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Lance Corporal Len Badowich returned from a Korean War prison camp expecting a hero's welcome. He had no idea that his release from captivity would prove almost as harsh as the time he had spent being brutally interrogated by Chinese Communist soldiers.
Badowich could accept that the enemy called him a liar; what he couldn't understand was why his own people treated him like a criminal.
The young rifleman's ordeal began on the night of May 2-3, 1953. Badowich and his Royal Canadian Regiment platoon were defending Hill 187 along the 38th Parallel dividing North and South Korea. Chinese forces swarmed a forward trench, taking Badowich and six of his platoon mates prisoner. They marched northward to an abandoned farm, where the interrogations began.
At first, the process seemed relatively harmless. Then, the Chinese learned that the soldier from Brandon, Manitoba, had trained South Korean volunteers in the UN armies. The questioning suddenly grew intense.
”When is the South Korean army going to take over from the Canadian Army?” the interrogator barked at him in perfect English.
Badowich thought, ”How the hell would I know? I'm nineteen years old, a nobody and they're asking me political and strategic questions.”
”What rank do you hold?” the man continued.
”Lance corporal,” Badowich said, but the Chinese were unfamiliar with Canadian ranks, so it merely infuriated the interrogator.
”No. You're higher than that. You train Koreans!”
The cross-examination went on for three days, with the interrogator pushing Badowich for information and Badowich unwilling and indeed unable to provide it. For his trouble, he faced reduced rations, beatings, sensory deprivation in solitary confinement, and monotonous brainwashing sessions.
They even blamed Badowich and his comrades for a cholera epidemic spreading across North Korea and China. They wanted the Canadians to sign petitions criticizing the United Nations and the Red Cross for triggering the Korean War.
“They blamed the epidemic on [us and the UN] dropping germ bombs,” Badowich said. “But we didn't sign any of the petitions.”
If his treatment at the hands of the Communist Chinese seemed abusive, Badowich soon discovered that his homecoming would be equally so.
”When I got back,” after the truce in July 1953, Badowich recalled, “the first thing they did was have us swear allegiance to the Queen [Elizabeth II] because the King [George VI] had died.”
Despite having resisted brainwashing and pressure to sign petitions, the loyalty of the freed POWs was clearly in question. It was the time of the Communist “red scare.” There was suspicion that captive soldiers had been brainwashed into working for the Communist cause. Canadian non-commissioned officers mingled among the former prisoners, listening for any signs of Communist sympathy.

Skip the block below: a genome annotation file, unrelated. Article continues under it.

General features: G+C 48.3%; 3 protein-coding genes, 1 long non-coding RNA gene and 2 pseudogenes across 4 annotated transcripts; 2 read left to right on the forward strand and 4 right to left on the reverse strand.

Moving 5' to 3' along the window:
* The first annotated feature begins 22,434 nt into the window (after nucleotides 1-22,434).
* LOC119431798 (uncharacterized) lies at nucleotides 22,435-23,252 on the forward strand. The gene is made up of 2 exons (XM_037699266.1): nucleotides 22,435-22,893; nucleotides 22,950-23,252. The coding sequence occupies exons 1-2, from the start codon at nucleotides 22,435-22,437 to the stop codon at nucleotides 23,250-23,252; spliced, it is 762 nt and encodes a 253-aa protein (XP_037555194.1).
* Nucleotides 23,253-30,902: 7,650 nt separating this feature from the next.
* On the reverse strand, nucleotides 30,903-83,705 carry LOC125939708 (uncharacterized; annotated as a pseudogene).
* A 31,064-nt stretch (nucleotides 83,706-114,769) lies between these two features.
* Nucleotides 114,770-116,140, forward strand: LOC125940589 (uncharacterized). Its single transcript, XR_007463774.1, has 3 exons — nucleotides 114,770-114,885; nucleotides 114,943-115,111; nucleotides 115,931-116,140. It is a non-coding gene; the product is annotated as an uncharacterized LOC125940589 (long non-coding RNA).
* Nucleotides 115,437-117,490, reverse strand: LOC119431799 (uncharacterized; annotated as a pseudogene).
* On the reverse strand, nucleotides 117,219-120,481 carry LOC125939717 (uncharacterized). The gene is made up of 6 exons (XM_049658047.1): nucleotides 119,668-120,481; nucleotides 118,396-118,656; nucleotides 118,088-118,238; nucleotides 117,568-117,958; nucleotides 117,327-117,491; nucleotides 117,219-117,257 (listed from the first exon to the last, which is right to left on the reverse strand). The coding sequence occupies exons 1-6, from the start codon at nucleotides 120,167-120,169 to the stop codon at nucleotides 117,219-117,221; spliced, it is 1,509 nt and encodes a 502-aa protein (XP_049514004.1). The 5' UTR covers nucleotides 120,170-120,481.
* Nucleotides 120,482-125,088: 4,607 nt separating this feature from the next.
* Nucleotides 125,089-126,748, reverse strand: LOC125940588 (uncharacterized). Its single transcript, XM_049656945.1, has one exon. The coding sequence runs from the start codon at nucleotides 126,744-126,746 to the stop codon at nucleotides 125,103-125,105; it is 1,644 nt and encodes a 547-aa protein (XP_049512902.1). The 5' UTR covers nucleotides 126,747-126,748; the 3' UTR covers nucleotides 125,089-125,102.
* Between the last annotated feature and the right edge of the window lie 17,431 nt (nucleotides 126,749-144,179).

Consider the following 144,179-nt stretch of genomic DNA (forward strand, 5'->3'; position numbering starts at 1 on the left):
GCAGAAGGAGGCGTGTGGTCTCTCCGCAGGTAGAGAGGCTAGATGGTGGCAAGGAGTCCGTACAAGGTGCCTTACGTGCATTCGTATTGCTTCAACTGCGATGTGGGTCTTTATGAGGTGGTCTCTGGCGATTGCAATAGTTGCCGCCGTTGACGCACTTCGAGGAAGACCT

”Then, there was more interrogation by our own intelligence,” Badowich continued, “as if we'd committed a crime. ‘Why didn't you escape?’ they asked us. How the hell do you escape in Korea where everybody is Oriental and you're white? Where do you go? Nobody could have escaped. These assholes made us feel like we had committed a crime — or deserted.”
The only comfort Badowich received upon his return was a steak-and-ice-cream dinner on his first night of freedom. There was no debriefing, just a delousing. There was no decompressing, just a clean uniform, boots, and reassignment to his unit. He was given a basic physical, but no effort was made to assess the state of his mind after months of confinement and attempted brainwashing. His Canadian military masters seemed to have little interest in dealing with what has at various times been known as shell shock, combat fatigue, or battle exhaustion — a syndrome now know by the label post-traumatic stress disorder (PTSD).
The military did provide former POWs with an assessment of sorts. Canadian Intelligence officers issued grades to all thirty-three Canadians who had been taken captive in North Korea. The colour-coded grades ranked them for their performance during internment in North Korea. A white grade meant undistinguished performance with satisfactory resistance. A light grey grade meant low resistance. And a black grade indicated low resistance and suspicion of collaboration with the enemy.
Eleven Canadians were graded light grey, nineteen POWs were graded white, one got black, and the last two were not graded. In other words, Canadian officials graded the majority of Canadian POWs' performance in Korea between satisfactory and undistinguished. None was considered better than average in the service of his country while in military prison.
There is no definitive evidence of Canadians in North Korean prison camps collaborating with their captors. Indeed, there is every reason to believe that the thirty-three Canadians who were imprisoned there resisted interrogation and indoctrination and that they even sabotaged Chinese brainwashing attempts to a man.